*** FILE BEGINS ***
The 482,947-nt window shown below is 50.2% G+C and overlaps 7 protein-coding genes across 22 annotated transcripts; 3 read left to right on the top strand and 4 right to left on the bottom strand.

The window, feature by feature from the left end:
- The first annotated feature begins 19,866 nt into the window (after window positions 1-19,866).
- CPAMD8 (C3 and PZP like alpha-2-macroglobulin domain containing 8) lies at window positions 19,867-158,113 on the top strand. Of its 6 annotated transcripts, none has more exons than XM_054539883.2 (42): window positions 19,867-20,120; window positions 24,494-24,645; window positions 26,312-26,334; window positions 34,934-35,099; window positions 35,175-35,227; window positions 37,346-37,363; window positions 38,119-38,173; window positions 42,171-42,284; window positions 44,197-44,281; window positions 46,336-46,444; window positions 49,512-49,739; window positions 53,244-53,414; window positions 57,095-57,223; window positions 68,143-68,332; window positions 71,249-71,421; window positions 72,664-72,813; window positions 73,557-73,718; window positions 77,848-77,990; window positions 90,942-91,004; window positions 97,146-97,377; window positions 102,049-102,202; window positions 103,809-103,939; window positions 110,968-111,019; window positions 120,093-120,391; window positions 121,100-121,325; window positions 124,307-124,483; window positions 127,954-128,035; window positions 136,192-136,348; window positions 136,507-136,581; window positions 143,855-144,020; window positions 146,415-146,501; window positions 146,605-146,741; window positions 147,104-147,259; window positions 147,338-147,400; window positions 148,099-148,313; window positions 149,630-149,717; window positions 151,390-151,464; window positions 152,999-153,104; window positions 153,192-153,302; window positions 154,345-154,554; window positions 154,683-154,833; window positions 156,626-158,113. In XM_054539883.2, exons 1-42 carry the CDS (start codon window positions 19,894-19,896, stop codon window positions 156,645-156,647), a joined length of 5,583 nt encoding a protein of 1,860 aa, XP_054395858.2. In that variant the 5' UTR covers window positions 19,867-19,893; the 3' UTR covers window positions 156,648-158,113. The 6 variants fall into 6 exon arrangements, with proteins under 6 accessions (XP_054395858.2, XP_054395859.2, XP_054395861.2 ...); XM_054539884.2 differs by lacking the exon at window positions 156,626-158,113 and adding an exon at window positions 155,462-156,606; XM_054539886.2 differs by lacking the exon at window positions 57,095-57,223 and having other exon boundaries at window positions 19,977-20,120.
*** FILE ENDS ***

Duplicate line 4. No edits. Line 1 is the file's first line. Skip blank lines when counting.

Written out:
- CPAMD8 (C3 and PZP like alpha-2-macroglobulin domain containing 8) lies at window positions 19,867-158,113 on the top strand. Of its 6 annotated transcripts, none has more exons than XM_054539883.2 (42): window positions 19,867-20,120; window positions 24,494-24,645; window positions 26,312-26,334; window positions 34,934-35,099; window positions 35,175-35,227; window positions 37,346-37,363; window positions 38,119-38,173; window positions 42,171-42,284; window positions 44,197-44,281; window positions 46,336-46,444; window positions 49,512-49,739; window positions 53,244-53,414; window positions 57,095-57,223; window positions 68,143-68,332; window positions 71,249-71,421; window positions 72,664-72,813; window positions 73,557-73,718; window positions 77,848-77,990; window positions 90,942-91,004; window positions 97,146-97,377; window positions 102,049-102,202; window positions 103,809-103,939; window positions 110,968-111,019; window positions 120,093-120,391; window positions 121,100-121,325; window positions 124,307-124,483; window positions 127,954-128,035; window positions 136,192-136,348; window positions 136,507-136,581; window positions 143,855-144,020; window positions 146,415-146,501; window positions 146,605-146,741; window positions 147,104-147,259; window positions 147,338-147,400; window positions 148,099-148,313; window positions 149,630-149,717; window positions 151,390-151,464; window positions 152,999-153,104; window positions 153,192-153,302; window positions 154,345-154,554; window positions 154,683-154,833; window positions 156,626-158,113. In XM_054539883.2, exons 1-42 carry the CDS (start codon window positions 19,894-19,896, stop codon window positions 156,645-156,647), a joined length of 5,583 nt encoding a protein of 1,860 aa, XP_054395858.2. In that variant the 5' UTR covers window positions 19,867-19,893; the 3' UTR covers window positions 156,648-158,113. The 6 variants fall into 6 exon arrangements, with proteins under 6 accessions (XP_054395858.2, XP_054395859.2, XP_054395861.2 ...); XM_054539884.2 differs by lacking the exon at window positions 156,626-158,113 and adding an exon at window positions 155,462-156,606; XM_054539886.2 differs by lacking the exon at window positions 57,095-57,223 and having other exon boundaries at window positions 19,977-20,120.